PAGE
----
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Low-Voltage Landscape Lighting

New systems offer electrical contractors low-maintenance options for their clients.

Low-voltage landscape lighting provides a safe and inexpensive alternative to high-voltage systems. Because installing and maintaining such lighting is a simple process, electrical contractors can install a low-voltage system for clients and don’t have to worry about returning for warranty work.

“I sell a lot of lighting systems over my competitors by offering [low-voltage landscape lighting],” says Gary Hart, owner of Hartscape Company, a landscape construction company in Westminster, Calif. “I professionally install it for my clients, and they can maintain it for very little money.”

And installing a low-voltage lighting system is as safe as it is inexpensive. The standard voltage in a home is 120 volts, and a low-voltage lighting system typically runs at 12 volts. That reduces the chance of electrical shock and means it’s safer to install and maintain than a standard-voltage lighting system, says Terry McGowan, director of engineering and technology for the American Lighting Association.

Simple Installation

Setting up low-voltage lighting is a hassle-free process compared with the complicated task of installing high-voltage lighting, Hart says.

Contractors have to run wires through conduit and bury them deep in the ground with 120-volt lighting, but the 12-volt systems are made for direct burial. No conduit is needed. You can bury the wire a few inches underground, or lay it on top of the ground and hide it with vegetation or mulch, McGowan says.

“[Burying the wire] three inches would do fine as long as it’s covered so people won’t trip on it,” McGowan says. “The worst thing that could happen is [the wire] could be damaged or broken with gardening tools.”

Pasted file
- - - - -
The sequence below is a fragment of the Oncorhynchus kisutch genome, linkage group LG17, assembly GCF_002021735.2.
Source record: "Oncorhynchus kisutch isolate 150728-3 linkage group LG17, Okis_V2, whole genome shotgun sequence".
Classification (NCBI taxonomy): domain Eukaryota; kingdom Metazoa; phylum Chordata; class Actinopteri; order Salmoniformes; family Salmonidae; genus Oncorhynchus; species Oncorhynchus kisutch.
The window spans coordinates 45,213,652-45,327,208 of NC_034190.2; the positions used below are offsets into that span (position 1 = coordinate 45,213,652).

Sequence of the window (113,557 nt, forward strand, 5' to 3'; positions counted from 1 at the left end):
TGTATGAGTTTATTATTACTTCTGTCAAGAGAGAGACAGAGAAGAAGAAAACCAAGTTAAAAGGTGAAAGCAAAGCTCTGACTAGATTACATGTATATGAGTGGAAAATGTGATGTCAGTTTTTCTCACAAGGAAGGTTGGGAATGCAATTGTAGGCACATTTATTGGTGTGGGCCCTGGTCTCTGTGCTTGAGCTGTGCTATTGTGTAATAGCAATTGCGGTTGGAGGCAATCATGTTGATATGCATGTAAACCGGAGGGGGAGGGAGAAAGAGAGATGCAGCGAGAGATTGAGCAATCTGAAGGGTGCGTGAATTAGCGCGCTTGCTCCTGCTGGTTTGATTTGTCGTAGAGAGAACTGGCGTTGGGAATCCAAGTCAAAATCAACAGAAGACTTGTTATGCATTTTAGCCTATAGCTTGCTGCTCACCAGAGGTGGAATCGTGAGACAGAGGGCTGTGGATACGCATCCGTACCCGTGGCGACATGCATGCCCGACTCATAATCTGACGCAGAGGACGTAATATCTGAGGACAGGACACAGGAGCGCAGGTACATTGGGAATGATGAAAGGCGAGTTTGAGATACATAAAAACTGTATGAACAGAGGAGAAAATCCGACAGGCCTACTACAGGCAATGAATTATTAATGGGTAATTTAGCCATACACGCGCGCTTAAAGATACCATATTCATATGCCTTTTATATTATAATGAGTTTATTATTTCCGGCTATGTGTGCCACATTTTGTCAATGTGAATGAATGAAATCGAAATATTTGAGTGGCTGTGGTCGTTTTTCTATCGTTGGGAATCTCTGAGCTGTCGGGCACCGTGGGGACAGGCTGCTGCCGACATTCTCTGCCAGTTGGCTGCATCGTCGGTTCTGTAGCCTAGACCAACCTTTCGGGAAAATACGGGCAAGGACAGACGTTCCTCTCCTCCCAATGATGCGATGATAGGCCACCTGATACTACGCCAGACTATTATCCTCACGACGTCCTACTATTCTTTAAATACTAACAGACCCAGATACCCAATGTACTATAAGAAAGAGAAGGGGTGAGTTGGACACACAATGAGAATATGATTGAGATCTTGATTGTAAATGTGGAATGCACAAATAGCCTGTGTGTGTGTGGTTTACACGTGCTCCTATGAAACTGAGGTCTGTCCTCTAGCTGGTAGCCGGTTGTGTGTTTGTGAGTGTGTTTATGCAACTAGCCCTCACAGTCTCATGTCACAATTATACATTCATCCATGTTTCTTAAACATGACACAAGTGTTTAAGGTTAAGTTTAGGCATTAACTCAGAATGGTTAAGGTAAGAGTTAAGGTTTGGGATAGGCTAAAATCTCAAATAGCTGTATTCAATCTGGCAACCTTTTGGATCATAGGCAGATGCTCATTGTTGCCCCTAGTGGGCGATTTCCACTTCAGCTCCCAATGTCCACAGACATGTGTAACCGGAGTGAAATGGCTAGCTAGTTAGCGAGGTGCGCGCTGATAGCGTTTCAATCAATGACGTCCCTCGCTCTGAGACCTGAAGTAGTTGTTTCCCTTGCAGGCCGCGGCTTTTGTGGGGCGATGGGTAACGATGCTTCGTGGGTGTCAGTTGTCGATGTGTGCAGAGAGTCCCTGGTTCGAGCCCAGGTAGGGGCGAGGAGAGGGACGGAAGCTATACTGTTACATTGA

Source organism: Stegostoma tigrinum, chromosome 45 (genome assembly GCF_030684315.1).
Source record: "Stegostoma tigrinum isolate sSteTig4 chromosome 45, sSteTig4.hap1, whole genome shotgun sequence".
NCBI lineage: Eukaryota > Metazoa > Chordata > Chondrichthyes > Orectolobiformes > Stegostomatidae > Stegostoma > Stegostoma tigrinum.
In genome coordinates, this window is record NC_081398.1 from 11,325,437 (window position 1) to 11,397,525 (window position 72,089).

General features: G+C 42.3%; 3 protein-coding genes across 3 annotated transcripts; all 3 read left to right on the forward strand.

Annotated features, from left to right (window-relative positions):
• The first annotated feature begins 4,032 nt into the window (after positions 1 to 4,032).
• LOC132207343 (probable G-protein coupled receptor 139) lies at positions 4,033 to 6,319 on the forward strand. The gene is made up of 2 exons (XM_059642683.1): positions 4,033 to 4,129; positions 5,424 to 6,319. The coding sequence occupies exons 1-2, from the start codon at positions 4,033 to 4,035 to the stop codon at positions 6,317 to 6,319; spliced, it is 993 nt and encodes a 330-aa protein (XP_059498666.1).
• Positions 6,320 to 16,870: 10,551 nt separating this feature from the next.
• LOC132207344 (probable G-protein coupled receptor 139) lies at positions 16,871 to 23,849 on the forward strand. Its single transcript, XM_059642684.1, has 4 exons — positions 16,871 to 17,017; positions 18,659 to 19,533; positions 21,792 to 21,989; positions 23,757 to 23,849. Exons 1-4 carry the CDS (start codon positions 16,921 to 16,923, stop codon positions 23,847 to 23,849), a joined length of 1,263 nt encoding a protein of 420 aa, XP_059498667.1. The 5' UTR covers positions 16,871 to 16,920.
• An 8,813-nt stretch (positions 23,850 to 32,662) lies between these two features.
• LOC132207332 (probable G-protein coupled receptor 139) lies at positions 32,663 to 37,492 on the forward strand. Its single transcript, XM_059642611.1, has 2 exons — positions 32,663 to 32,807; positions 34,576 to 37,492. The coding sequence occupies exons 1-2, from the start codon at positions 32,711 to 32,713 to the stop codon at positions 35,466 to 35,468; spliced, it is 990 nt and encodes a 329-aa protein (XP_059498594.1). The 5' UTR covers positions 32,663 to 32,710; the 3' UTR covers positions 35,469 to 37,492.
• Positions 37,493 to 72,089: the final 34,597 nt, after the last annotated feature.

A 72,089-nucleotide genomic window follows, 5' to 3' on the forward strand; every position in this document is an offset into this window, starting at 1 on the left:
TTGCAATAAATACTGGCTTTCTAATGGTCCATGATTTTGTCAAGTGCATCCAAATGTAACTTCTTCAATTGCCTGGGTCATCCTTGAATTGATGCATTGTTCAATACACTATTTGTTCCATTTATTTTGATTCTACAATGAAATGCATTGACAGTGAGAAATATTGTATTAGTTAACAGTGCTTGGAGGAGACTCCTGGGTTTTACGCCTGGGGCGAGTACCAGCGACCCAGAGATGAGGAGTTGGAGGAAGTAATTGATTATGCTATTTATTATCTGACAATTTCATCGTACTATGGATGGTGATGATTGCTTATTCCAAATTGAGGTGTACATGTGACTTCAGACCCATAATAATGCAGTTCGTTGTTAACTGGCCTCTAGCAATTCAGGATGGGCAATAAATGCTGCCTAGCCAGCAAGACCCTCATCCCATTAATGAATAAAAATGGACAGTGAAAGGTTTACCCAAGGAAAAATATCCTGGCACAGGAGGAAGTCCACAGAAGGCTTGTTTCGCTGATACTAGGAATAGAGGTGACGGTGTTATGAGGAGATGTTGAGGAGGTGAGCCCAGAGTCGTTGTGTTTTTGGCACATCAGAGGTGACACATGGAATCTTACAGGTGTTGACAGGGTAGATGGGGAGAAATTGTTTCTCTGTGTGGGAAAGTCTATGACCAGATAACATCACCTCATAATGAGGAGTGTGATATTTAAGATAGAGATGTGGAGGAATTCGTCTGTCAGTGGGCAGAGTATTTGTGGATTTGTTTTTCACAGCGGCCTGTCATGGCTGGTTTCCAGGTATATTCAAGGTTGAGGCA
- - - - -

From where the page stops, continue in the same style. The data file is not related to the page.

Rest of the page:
Because there’s little risk of electric shock, Hart says he likes to turn the lights on while installing low-voltage systems.

“You can actually see how everything is lit up while you’re installing it, while with installing high voltage you have to guess,” he says.

And because installation is simple, you can easily rearrange the lighting scheme if the client isn’t satisfied.

The process is less complicated because low-voltage schemes don’t require the strict installation codes or permits that high-voltage systems require, Hart says.

They do, however, require a transformer to convert standard voltage in a home from 120 volts to 12 volts, McGowan says. The transformer can be installed on the side of the house, in a basement or garage or on a post outside.

Planning Ahead to Prevent Problems

Before you install a low-voltage system, map out a lighting scheme to determine the amount of wire and number of fixtures you need.

This will help you avoid voltage-drop, which occurs when not enough current reaches the lights at the end of a run, McGowan says.

“If you don’t take length [of wires] into account, the light at the end of a run will be dimmer than the light at the beginning,” he says.

To prevent this, the distance between the wires and the lighting fixture should be 25 to 50 feet, he says. You should also consider the wattage of the fixtures to stay within the capacity of the transformer. Loop the far end of the wire back to the transformer to ensure both ends of the loop are powered, which also prevents the lights from going out if the wire is broken somewhere along its length, McGowan adds.

The Future of Landscape Lighting

Because lighting technology, especially the energy-efficient variety, is changing quickly, it’s important to continually learn about new products. McGowan recommends becoming familiar with the low-voltage products available for purchase and becoming an expert on a few of them.

“Look at the new products out there — especially the ones using LEDs and energy-saving controls,” he says. “Try them out, try servicing or installing them in cold, wet or snowy weather with gloves on. Experiment. Decide on a few that you like, and get good at installing them.”

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